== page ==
21 Jump Street funny and smart
While I was reasonably sure that 21 Jump Street would be reasonably funny, what I didn’t anticipate was how smart it would be. As written by Michael Bacall and Jonah Hill, the film contains the requisite number of laughs, with far more of the gags working than not. But what makes this the comedic movie to beat in 2012 is that all involved are in on the joke – that this is yet another retread of a nearly forgotten television show and there’s absolutely no way they can bring anything fresh to it – and succeed in smartly lampooning themselves and the genre throughout. The result is a crowd-pleasing entertainment that delivers its share of ribald and sardonic jokes but also taps into the fantasy of being able to go back to high school and succeed in ways you never knew possible while you suffered through that four-year rite of passage.
In an effective prologue we meet Schmidt (Hill) and Jenko (Channing Tatum), two high school students who are as far apart socially as Mercury is to Pluto. While the former is awkward socially but a whiz in the classroom, the latter is a popular jock who’s as dumb as a post. They meet again years later in police academy and by helping each other with the gaps in their education, they become close and are eventually assigned to patrol a local park on bicycles, not exactly the high-action detail they’d hoped for. When their first arrest goes horribly wrong, they’re assigned to a special unit housed in an abandoned Korean church at 21 Jump Street. This division consists of baby-faced cops who are young enough to go undercover at local high schools to ferret out wrongdoing. Deputied by their foul-mouthed superior, Captain Dickson (Ice Cube), to enroll at a school where a deadly homemade drug is making the rounds, a schedule change finds Schmidt rubbing shoulders with the cool kids while Jenko is stuck with the science nerds.
This is only one example of the film playing against our expectations. In the new high school world, students who are eco-friendly are the cool ones, differences are embraced and the bullying tough guys are the ones that are now on the outs. Equally effective is a scene in which Dickson tells his charges to embrace their stereotypes, because trying to break out of the mold you’ve been cast in is an impossibility. Cop movie clichés also come under fire as the usual “superior-chewing-out-the-rookies” scene is played for effective laughs. This movie’s version of being in too deep while undercover is when Jenko finds a college application on Schmidt’s desk.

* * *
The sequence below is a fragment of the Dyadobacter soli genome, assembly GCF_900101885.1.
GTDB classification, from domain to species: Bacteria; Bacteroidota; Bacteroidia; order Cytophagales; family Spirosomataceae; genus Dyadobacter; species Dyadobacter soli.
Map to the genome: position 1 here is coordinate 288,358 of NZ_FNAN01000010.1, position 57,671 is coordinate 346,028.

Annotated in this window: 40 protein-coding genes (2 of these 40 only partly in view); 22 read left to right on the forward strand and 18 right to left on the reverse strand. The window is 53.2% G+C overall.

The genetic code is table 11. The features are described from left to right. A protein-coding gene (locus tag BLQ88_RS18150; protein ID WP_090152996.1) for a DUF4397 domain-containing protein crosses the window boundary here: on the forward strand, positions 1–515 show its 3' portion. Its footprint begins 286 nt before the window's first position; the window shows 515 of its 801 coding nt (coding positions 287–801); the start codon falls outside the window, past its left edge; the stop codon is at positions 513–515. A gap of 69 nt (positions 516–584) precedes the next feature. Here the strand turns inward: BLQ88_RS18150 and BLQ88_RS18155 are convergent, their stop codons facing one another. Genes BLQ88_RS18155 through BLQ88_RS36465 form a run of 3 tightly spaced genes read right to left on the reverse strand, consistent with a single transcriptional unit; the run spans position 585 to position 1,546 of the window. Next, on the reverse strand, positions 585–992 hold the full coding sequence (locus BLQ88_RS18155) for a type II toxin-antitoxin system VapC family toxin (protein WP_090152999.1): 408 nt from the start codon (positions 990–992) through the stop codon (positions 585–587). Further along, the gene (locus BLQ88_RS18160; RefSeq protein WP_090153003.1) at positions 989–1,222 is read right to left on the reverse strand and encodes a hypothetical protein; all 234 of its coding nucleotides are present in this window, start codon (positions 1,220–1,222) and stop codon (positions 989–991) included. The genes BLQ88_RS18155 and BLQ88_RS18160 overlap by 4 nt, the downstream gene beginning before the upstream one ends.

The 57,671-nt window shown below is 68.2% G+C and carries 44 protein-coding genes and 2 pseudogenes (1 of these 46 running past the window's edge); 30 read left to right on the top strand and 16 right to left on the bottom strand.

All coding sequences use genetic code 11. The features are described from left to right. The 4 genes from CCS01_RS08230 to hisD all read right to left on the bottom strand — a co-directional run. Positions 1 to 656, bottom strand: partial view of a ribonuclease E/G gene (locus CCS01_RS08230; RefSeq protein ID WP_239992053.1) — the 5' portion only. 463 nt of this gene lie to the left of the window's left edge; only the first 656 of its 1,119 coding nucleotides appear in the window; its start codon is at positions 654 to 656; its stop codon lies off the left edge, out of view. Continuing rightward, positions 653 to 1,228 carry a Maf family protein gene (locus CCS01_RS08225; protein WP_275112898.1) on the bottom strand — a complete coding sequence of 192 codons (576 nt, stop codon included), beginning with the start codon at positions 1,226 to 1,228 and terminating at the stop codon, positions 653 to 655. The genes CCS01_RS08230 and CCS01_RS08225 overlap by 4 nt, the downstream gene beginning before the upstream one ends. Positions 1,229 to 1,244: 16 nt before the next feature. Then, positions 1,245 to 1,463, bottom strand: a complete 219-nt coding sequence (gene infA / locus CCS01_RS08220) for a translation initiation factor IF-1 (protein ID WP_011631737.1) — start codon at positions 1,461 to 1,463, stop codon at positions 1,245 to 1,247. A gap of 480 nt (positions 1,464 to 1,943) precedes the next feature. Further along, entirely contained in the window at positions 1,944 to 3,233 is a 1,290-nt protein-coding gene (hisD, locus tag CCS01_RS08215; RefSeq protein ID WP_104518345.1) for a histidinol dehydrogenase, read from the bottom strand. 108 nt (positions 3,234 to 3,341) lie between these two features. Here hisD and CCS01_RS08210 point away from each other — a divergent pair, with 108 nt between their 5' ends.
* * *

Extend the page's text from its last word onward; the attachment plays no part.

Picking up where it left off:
Perhaps the biggest surprise in the film is how effective Tatum is as a comedic actor. In most of his past work he’s always struck me as being a step behind the proceedings and this plays to his advantage here. Initially cocky and then reduced to associating with the sort of kids he once ridiculed, Tatum not only delivers the funny but he actually elicits our sympathy by conveying his sense of displacement. Hill complements him perfectly, suddenly on top of the world in a social setting that left him battered and bruised, he’s a bit too cocky and destined for a fall to earth, which occurs during a genuinely funny performance of the school play, Peter Pan, that goes horribly wrong.
All of this is done in a breezy, tongue-in-cheek manner, which zips by quickly and effectively. While the film does lag a bit at the one-hour mark, it rights itself for a rousing finale that features a high-profile alum from the original Jump Street in an effective cameo. Smart, pithy, but unafraid to get down in the gutter if need be to get a laugh, 21 Jump Street surprisingly exceeds expectations with its post-modern take on, not only the cop movie, but also the current state of the film industry itself.
Contact Chuck Koplinski at firstname.lastname@example.org.